Of course, we’re the ones who will have to repay that borrowed debt.
For instance, American taxpayers have been forced to shell out more than $5.6 trillion since 9/11 for the military industrial complex’s costly, endless so-called “war on terrorism.” That translates to roughly $23,000 per taxpayer to wage wars abroad, occupy foreign countries, provide financial aid to foreign allies, and fill the pockets of defense contractors and grease the hands of corrupt foreign dignitaries.
Mind you, that staggering $6 trillion is only a portion of what the Pentagon spends on America’s military empire.
The United States also spends more on foreign aid than any other nation ($50 billion in 2017 alone). More than 150 countries around the world receive U.S. taxpayer-funded assistance, with most of the funds going to the Middle East, Africa and Asia. That price tag keeps growing, too.
As Dwight D. Eisenhower warned in a 1953 speech, this is how the military industrial complex will continue to get richer, while the American taxpayer will be forced to pay for programs that do little to enhance our lives, ensure our happiness and well-being, or secure our freedoms.
This is no way of life.
Yet it’s not just the government’s endless wars that are bleeding us dry.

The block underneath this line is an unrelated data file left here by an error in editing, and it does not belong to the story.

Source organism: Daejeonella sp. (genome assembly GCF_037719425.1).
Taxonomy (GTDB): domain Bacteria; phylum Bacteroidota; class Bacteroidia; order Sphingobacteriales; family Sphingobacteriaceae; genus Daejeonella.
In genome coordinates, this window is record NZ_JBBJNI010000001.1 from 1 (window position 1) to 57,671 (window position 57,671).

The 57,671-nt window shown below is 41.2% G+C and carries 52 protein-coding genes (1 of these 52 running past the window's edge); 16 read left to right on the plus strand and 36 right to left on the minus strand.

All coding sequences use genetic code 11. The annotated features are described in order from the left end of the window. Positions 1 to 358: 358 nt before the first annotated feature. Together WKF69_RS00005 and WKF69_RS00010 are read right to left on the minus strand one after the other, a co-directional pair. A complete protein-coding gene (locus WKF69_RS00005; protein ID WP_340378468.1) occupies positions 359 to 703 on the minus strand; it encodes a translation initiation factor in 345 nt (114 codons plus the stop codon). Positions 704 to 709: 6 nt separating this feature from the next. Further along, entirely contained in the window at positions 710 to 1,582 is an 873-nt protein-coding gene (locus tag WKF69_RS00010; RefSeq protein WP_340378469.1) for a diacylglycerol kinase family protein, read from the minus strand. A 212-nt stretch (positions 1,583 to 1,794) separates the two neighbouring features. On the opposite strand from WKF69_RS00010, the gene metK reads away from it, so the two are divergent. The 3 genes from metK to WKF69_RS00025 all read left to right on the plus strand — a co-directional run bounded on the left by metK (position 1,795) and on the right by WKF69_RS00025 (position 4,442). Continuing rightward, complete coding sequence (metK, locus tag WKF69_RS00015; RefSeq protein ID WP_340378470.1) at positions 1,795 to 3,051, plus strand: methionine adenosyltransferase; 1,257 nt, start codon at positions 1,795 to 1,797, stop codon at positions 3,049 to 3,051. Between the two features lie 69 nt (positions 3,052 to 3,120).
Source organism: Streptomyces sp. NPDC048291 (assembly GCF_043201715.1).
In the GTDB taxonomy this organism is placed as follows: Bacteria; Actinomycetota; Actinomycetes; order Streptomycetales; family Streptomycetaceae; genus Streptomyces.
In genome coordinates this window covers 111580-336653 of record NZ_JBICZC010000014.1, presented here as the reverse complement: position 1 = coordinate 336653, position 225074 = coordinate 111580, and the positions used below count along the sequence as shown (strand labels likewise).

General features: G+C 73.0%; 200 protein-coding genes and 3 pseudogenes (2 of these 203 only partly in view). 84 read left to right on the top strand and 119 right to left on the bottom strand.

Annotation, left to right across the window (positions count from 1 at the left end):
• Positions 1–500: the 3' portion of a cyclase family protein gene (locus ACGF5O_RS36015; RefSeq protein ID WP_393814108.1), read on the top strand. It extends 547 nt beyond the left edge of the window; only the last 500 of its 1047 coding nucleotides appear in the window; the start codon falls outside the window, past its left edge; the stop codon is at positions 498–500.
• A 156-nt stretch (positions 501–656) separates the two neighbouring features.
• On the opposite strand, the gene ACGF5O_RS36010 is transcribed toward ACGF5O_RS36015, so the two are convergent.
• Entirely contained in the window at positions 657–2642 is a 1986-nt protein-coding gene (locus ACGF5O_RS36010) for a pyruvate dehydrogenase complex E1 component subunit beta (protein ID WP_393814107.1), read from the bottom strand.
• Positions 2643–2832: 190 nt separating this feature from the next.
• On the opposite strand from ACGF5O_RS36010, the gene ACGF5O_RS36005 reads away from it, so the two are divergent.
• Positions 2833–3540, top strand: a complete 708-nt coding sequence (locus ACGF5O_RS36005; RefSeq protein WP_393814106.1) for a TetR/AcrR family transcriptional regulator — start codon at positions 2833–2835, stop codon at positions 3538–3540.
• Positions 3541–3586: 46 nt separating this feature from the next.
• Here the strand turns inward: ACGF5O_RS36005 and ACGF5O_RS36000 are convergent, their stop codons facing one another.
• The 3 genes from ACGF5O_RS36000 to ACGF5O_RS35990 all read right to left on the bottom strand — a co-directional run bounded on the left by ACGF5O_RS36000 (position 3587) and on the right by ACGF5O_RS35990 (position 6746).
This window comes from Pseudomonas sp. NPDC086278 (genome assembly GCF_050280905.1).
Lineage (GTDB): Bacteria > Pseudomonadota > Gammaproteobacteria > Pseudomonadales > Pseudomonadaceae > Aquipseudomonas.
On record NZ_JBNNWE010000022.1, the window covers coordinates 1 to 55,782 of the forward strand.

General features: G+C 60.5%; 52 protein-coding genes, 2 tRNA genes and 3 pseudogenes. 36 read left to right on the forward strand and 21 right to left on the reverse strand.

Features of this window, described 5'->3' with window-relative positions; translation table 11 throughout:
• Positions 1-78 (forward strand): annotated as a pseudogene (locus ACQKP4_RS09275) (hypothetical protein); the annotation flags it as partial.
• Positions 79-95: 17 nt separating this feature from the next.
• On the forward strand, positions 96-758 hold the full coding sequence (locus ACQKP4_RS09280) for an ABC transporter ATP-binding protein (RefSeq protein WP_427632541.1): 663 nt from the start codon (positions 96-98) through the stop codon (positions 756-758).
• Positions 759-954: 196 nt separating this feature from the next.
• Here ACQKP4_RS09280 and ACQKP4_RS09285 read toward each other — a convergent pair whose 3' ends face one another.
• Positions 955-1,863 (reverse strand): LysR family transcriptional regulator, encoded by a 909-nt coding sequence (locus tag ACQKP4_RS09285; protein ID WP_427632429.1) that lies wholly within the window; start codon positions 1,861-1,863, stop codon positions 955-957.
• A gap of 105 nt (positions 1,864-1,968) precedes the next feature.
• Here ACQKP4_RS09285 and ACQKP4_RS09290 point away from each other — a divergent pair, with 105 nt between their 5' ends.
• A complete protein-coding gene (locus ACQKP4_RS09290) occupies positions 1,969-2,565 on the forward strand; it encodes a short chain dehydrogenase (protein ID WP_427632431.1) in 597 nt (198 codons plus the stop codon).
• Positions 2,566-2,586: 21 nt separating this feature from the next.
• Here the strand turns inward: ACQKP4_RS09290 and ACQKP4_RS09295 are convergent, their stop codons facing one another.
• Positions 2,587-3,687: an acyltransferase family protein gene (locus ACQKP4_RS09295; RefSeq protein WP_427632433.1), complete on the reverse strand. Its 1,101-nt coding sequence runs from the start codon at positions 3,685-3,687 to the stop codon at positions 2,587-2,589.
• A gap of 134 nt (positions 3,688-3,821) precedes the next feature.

We’re also being forced to shell out money for surveillance systems to track our movements, money to further militarize our already militarized police, money to allow the government to raid our homes and bank accounts, money to fund schools where our kids learn nothing about freedom and everything about how to comply, and on and on.
It’s tempting to say that there’s little we can do about it, except that’s not quite accurate.
There are a few things we can do (demand transparency, reject cronyism and graft, insist on fair pricing and honest accounting methods, call a halt to incentive-driven government programs that prioritize profits over people), but it will require that “we the people” stop playing politics and stand united against the politicians and corporate interests who have turned our government and economy into a pay-to-play exercise in fascism.
Unfortunately, we’ve become so invested in identity politics that pit us against one another and keep us powerless and divided that we’ve lost sight of the one label that unites us: we’re all Americans.
Trust me, we’re all in the same boat, folks, and there’s only one real life preserver: that’s the Constitution and the Bill of Rights.
The Constitution starts with those three powerful words: “We the people.”
As I make clear in my book Battlefield America: The War on the American People, there is power in our numbers. That remains our greatest strength in the face of a governmental elite that continues to ride roughshod over the populace. It remains our greatest defense against a government that has claimed for itself unlimited power over the purse (taxpayer funds) and the sword (military might).
Where we lose out is when we fall for the big-talking politicians who spend big at our expense.